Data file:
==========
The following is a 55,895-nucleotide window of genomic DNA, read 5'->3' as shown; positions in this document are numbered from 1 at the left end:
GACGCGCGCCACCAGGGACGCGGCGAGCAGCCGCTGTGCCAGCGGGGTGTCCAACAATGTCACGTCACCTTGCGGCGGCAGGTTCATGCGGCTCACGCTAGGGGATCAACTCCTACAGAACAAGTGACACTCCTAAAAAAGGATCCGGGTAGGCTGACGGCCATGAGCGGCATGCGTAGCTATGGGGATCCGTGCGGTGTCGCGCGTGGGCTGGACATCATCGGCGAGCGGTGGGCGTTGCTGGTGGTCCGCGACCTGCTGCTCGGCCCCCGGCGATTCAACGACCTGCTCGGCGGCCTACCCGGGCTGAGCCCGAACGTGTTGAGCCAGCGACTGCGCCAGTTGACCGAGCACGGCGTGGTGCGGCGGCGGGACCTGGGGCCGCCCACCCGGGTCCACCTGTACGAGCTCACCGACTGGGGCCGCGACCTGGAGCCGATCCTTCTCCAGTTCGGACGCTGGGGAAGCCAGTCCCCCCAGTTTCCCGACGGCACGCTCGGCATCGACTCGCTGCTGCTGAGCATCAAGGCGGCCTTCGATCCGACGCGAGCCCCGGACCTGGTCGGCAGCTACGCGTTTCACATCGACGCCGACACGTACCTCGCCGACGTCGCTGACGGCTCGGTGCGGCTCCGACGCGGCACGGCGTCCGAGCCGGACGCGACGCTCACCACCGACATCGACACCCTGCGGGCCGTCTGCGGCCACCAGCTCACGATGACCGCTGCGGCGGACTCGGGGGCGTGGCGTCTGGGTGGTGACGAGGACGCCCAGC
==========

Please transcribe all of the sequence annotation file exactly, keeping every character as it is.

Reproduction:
The following is a 55,895-nucleotide window of genomic DNA, read 5'->3' as shown; positions in this document are numbered from 1 at the left end:
GACGCGCGCCACCAGGGACGCGGCGAGCAGCCGCTGTGCCAGCGGGGTGTCCAACAATGTCACGTCACCTTGCGGCGGCAGGTTCATGCGGCTCACGCTAGGGGATCAACTCCTACAGAACAAGTGACACTCCTAAAAAAGGATCCGGGTAGGCTGACGGCCATGAGCGGCATGCGTAGCTATGGGGATCCGTGCGGTGTCGCGCGTGGGCTGGACATCATCGGCGAGCGGTGGGCGTTGCTGGTGGTCCGCGACCTGCTGCTCGGCCCCCGGCGATTCAACGACCTGCTCGGCGGCCTACCCGGGCTGAGCCCGAACGTGTTGAGCCAGCGACTGCGCCAGTTGACCGAGCACGGCGTGGTGCGGCGGCGGGACCTGGGGCCGCCCACCCGGGTCCACCTGTACGAGCTCACCGACTGGGGCCGCGACCTGGAGCCGATCCTTCTCCAGTTCGGACGCTGGGGAAGCCAGTCCCCCCAGTTTCCCGACGGCACGCTCGGCATCGACTCGCTGCTGCTGAGCATCAAGGCGGCCTTCGATCCGACGCGAGCCCCGGACCTGGTCGGCAGCTACGCGTTTCACATCGACGCCGACACGTACCTCGCCGACGTCGCTGACGGCTCGGTGCGGCTCCGACGCGGCACGGCGTCCGAGCCGGACGCGACGCTCACCACCGACATCGACACCCTGCGGGCCGTCTGCGGCCACCAGCTCACGATGACCGCTGCGGCGGACTCGGGGGCGTGGCGTCTGGGTGGTGACGAGGACGCCCAGC